Do you ever notice the difference between really good martial artists and beginners? And do you notice that the difference is non-linear? What I mean by that is that a master is not simply twice as good or three times as good – a master is orders of magnitude more proficient than beginners.
The most noticeable difference is the amount of power in techniques. It takes a while for students to understand how to have “snappy” techniques – as in, how can they get their uniforms to make as much noise when doing punches or kicks as a master?
It is difficult for me to put my finger on exactly what this is, but the easiest way to get to this point is to do your punches, kicks, and other techniques fast. I don’t mean to rush through whatever you are doing, but rather to get your fist from your hip to the target as fast as you can. This will necessarily at least get your uniform making noise due to the quick movement.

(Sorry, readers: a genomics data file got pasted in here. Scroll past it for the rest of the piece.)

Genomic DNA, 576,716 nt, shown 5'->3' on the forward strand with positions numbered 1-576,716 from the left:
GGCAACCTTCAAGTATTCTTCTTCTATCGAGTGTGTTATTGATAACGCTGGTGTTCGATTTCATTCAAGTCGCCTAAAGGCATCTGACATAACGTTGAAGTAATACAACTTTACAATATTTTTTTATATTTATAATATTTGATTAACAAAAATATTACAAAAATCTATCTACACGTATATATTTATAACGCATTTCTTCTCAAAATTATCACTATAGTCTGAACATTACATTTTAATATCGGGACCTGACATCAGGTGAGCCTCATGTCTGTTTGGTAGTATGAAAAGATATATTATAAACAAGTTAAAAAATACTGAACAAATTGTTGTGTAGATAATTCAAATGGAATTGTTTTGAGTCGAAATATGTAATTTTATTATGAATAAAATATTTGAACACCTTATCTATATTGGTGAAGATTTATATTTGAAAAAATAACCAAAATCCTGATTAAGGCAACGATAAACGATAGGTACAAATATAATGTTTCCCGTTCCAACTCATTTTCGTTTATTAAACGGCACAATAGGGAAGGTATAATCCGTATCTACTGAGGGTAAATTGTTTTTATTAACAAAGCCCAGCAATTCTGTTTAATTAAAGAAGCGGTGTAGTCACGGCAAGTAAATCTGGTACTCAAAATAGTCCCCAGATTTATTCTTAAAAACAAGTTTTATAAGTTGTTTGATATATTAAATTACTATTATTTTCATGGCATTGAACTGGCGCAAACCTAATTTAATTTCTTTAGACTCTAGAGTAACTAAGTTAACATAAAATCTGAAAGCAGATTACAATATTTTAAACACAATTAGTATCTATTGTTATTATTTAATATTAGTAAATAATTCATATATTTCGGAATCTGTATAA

And I think that the more you execute techniques in this manner, the more you’ll get the idea that your punches, kicks, and other techniques need to be done in such a way as if you are striking a real target, but in reality, you are striking thin air.
1 other point to make here in this bit of advice is that not every technique should be done as quickly or robustly as possible. There are many places in advanced forms where your timing varies greatly. Some techniques are done quickly, while at other times, you are purposefully doing what is called dynamic tension, or slow techniques with deep breaths out and lots of muscle tension in your arms or legs. Then, when you explode outward for quick techniques, the difference is highlighted even more and your power is that much more noticeable.